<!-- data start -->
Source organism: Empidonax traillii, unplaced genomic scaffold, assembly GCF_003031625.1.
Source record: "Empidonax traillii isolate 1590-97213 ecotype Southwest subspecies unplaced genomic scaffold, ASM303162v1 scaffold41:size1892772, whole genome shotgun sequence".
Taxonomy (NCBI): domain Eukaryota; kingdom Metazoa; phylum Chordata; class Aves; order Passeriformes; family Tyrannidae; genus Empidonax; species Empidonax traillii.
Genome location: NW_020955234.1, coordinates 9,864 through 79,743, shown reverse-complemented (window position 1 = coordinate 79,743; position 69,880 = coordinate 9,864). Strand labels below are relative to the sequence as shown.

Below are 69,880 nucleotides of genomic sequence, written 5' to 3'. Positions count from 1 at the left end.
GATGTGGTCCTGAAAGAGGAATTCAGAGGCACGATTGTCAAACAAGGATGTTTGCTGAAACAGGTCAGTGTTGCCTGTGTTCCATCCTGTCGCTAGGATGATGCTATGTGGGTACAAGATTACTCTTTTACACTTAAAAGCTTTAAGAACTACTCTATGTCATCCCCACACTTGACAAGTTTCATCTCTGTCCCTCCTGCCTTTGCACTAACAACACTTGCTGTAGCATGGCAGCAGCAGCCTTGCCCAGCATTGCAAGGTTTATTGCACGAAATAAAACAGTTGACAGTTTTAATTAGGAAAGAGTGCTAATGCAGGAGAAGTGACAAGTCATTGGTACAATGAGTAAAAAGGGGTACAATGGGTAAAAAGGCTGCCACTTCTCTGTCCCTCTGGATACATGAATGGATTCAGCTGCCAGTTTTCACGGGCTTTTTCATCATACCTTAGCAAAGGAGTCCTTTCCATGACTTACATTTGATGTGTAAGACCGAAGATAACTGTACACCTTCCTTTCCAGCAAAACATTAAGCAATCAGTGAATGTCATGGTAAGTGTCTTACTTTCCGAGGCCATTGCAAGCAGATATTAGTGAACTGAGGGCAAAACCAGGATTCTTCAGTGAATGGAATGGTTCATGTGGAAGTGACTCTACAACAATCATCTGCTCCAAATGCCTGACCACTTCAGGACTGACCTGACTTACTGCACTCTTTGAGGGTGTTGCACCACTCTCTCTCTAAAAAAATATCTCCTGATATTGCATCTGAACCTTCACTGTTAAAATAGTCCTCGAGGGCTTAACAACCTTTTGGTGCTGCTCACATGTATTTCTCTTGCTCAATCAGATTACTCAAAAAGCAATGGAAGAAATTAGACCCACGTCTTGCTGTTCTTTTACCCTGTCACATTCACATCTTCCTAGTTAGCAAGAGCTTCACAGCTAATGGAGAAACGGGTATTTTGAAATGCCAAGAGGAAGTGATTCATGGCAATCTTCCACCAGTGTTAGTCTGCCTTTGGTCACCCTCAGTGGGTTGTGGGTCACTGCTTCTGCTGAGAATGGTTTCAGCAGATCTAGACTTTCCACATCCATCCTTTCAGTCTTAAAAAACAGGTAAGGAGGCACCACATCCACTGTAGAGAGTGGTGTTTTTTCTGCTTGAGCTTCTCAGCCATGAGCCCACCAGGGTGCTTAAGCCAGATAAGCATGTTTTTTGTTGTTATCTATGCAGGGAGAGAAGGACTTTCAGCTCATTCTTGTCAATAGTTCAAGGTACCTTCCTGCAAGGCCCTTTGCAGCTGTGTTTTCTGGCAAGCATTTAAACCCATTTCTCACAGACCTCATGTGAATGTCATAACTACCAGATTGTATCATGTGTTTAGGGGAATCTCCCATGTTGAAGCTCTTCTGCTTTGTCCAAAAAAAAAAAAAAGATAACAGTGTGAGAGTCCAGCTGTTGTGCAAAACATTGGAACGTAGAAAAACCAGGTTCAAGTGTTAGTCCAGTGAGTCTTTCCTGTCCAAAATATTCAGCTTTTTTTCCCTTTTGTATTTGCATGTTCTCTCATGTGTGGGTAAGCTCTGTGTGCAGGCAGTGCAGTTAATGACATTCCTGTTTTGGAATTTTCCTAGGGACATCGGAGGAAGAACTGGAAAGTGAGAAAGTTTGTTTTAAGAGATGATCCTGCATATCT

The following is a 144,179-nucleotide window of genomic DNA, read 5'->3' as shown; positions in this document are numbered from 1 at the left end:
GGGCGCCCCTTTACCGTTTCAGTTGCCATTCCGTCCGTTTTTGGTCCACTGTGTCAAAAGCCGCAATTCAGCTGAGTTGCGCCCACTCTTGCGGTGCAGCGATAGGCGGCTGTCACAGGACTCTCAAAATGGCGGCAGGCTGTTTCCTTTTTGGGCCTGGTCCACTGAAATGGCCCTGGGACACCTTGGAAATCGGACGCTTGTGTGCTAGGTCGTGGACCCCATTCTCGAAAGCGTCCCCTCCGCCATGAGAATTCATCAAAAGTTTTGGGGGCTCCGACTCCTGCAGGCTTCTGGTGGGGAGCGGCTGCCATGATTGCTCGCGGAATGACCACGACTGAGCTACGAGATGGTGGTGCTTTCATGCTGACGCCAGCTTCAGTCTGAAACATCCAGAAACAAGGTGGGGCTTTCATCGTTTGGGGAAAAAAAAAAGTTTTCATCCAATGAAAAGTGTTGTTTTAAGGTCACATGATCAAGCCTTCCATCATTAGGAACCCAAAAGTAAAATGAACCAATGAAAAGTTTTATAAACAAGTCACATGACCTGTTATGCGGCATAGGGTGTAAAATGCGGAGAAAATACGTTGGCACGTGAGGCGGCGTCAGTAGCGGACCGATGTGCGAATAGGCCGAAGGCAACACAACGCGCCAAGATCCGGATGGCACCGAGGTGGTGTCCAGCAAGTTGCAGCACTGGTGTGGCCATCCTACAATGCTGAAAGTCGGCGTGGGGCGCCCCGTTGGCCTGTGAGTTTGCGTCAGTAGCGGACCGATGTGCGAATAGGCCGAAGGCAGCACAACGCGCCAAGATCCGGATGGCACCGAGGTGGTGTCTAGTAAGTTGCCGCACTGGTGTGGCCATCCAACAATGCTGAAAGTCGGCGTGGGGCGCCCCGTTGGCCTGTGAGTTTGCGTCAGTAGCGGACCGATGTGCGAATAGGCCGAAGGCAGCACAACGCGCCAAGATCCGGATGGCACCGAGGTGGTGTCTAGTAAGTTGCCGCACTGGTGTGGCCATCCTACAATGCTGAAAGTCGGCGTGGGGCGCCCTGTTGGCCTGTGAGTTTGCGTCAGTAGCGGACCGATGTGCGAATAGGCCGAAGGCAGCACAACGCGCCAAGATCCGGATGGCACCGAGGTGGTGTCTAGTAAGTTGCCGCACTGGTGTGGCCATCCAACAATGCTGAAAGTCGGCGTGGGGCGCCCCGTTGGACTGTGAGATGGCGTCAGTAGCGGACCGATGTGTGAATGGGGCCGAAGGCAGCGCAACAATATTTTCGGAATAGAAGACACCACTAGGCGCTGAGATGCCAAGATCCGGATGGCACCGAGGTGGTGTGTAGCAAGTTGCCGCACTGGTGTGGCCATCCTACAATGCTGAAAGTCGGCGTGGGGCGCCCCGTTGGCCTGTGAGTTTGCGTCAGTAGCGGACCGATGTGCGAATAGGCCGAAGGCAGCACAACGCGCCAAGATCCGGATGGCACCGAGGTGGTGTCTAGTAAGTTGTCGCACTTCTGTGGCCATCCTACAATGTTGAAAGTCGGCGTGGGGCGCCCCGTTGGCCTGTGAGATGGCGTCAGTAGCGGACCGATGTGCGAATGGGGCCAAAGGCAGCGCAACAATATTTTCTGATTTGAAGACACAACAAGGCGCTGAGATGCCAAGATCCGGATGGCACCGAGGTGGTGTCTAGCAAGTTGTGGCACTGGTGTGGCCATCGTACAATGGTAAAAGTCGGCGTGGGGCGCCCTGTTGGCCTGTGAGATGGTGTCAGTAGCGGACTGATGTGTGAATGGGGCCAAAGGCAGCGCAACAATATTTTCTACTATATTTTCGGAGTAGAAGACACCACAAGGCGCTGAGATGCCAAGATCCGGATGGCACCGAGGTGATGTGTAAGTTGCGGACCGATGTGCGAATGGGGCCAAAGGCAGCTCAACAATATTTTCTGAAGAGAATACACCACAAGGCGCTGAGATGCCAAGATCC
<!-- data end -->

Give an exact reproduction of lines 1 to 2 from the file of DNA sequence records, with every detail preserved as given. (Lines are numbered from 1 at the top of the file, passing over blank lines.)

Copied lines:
Source organism: Empidonax traillii, unplaced genomic scaffold, assembly GCF_003031625.1.
Source record: "Empidonax traillii isolate 1590-97213 ecotype Southwest subspecies unplaced genomic scaffold, ASM303162v1 scaffold41:size1892772, whole genome shotgun sequence".